Using my trusty Kill-A-Watt meter, at stock voltage and speed, the computer sucked up 85W when idle and this dropped a little to 80W with undervolting. What was more noticeable was that when we ran the CPU-Z "Stress CPU" task, power usage with stock setting was 214W which dropped substantially to only 176W undervolted - this is a reduction of 17%.

The price we pay is of course with lower processing speed. The CPU manages the lower power "budget" that's available by throttling performance:

So, from about 95% the speed of the 16-core Threadripper 1950X at stock, we're down to 90%, about a 5% speed reduction for the multi-threaded benchmark. The drop in single-threaded performance is a little higher at ~8% reduction presumably as the CPU does not have as much leeway for fancy clock turboing while undervolted.

One of the best ways to test for memory and CPU stability is with IntelBurnTest. Here are the results using 20GB RAM comparing stock speed with the -0.15V undervolt:

There is some GFlops variability as I was using the computer at times during the tests. Basically what we see is that at stock speed we get ~146GFlops, and undervolted down to ~140GFlops, about a -4% drop. When I look at power utilization, at stock speed, IntelBurnTest uses 236W peak while with undervolting, this goes down to 210W. In this instance, we see a drop in power use of 10% without as much speed penalty.

Considering I'm not feeling speed-constrained for now, the 4-8% loss in speed is IMO a good tradeoff by gaining a quieter experience with 10-17% reduction in power with all cores in use.

BTW: The overclocked Ryzen 7 1700 scored ~76 GFlops a few years back. Remember that this version of Linpack was optimized for Intel processors and they tend to score higher than AMD machines.

In summary...
The new series of AMD Ryzen 3000 "Zen 2" 7nm CPUs is impressive at the MSRP price. As I look around, the price for the 3900X is currently a bit higher due to parts shortage.

This 12-core CPU is fast and I suspect should last me quite a number of years - I think :-). Of course this is contingent on no "killer apps" coming down the pipeline that requires even more processing power!

Where I have very noticeably seen an improvement in speed has been multi-core 4K video encoding such as using Handbrake for 4K HEVC encoding in software. Around 1.75-2x the speed of my Ryzen 7 1700. Another doubling of speed and it'll be realtime software encoding for what I do. Also, the M.2 SSD substantially increased data copying/reading speed, and program start-up speed; I'll certainly be using these for future machine builds!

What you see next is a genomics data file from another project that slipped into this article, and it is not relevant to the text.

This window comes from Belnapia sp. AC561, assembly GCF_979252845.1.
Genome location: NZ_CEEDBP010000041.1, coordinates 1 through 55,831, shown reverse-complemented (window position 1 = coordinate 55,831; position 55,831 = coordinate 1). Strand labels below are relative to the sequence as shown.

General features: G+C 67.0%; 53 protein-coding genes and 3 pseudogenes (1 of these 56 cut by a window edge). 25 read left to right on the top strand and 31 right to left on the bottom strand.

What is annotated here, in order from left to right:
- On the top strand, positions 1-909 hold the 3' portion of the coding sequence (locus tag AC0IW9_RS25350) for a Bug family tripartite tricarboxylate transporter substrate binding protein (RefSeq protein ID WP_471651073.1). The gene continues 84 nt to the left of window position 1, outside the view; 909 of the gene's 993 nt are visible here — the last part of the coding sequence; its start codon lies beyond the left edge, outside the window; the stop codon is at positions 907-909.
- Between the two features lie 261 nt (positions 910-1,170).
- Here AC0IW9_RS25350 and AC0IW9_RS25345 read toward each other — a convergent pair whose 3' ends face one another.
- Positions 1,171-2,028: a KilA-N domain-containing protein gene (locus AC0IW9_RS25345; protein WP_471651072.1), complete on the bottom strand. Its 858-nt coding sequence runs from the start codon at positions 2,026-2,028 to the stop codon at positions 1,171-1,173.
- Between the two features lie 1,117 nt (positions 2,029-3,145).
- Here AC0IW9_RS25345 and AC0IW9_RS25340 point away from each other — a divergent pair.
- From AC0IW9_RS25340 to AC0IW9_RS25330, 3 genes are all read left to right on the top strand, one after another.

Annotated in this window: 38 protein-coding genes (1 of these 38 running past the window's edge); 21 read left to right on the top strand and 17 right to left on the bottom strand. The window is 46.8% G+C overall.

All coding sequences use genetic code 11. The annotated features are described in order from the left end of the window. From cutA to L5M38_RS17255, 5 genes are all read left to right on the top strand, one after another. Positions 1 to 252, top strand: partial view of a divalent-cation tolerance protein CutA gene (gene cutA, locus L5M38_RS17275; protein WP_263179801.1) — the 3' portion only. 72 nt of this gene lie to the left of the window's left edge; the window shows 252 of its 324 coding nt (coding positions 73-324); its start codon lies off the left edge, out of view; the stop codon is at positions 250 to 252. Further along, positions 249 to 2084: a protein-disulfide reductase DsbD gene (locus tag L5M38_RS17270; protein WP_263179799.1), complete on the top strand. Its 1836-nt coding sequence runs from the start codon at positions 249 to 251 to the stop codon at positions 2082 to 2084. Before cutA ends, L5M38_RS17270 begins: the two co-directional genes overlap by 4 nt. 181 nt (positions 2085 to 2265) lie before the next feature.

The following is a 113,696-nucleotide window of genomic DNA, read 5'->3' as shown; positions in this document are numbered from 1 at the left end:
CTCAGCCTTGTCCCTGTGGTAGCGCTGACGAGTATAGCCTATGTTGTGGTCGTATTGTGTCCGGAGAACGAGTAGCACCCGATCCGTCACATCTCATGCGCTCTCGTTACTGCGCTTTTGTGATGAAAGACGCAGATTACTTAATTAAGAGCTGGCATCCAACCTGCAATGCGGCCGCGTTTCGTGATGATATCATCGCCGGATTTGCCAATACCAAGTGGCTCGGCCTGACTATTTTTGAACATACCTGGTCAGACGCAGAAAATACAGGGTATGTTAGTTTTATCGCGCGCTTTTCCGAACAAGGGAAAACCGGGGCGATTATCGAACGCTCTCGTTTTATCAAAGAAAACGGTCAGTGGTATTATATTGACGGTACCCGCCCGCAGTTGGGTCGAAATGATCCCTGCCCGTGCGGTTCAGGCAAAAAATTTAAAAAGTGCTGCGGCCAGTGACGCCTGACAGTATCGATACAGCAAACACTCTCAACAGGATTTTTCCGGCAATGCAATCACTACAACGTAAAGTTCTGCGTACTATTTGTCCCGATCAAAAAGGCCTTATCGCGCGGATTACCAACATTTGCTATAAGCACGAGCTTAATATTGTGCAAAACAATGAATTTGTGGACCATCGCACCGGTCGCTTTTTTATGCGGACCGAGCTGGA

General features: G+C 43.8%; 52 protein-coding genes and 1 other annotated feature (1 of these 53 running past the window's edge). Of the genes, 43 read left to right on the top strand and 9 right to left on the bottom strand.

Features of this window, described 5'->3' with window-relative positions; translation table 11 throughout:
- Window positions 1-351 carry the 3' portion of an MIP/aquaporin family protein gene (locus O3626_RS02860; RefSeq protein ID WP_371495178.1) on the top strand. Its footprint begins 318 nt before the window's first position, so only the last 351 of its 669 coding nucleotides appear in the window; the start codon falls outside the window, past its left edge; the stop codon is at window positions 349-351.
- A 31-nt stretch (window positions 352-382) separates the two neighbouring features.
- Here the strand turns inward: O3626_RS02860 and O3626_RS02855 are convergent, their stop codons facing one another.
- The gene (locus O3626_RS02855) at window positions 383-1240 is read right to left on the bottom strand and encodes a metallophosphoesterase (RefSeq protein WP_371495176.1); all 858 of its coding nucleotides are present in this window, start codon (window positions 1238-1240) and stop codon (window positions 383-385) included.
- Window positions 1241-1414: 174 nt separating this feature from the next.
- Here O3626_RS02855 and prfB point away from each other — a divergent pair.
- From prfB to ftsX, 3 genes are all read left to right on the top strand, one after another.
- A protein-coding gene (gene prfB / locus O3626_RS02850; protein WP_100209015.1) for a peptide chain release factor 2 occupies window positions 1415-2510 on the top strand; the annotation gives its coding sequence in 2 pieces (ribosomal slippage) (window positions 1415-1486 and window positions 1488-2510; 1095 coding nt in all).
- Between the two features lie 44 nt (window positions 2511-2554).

Let's consider other CPUs in this performance class. The current Ryzen Threadripper 2950X (16-core, 32-threads) processor is priced ~US$650. This is about 30% more expensive than the Ryzen 9 3900X's MSRP. Plus the TR4 motherboards (currently least expensive I can find on Amazon is the Gigabyte X399 AORUS Pro) starts around US$280, also significantly more expensive than the PCIe 4.0 X570 motherboards. Performance-wise, the TR 2950X is about 10% faster than the first generation 1950X which means that at stock speed, the Ryzen 9 3900X is at most 16% slower for multithreaded performance, yet still ~15% faster single-core performance, and uses significantly less power (TR 2950X TDP of 180W vs. 3900X of 105W).

As for the Intel offerings, the closest processor in price (also around US$500) is the Intel i9-9900K 8-cores, 16-threads. Notice that Intel does not include a stock heatsink/fan with their CPU, so add a few more dollars for that. I seriously entertained getting this processor since it does also incorporate a GPU (Iris Plus Graphics 650, excellent for hardware accelerated QuickSync HEVC encoding/decoding), plus the single-core performance on Intel chips remain top notch at ~5% faster than the AMD. This i9-9900K is especially good for Intel-optimized intensive gaming. However, for workstation multi-threaded performance which will be much more important for me going forward, the 3900X ultimately outperforms by something like 40% when all the cores are utilized!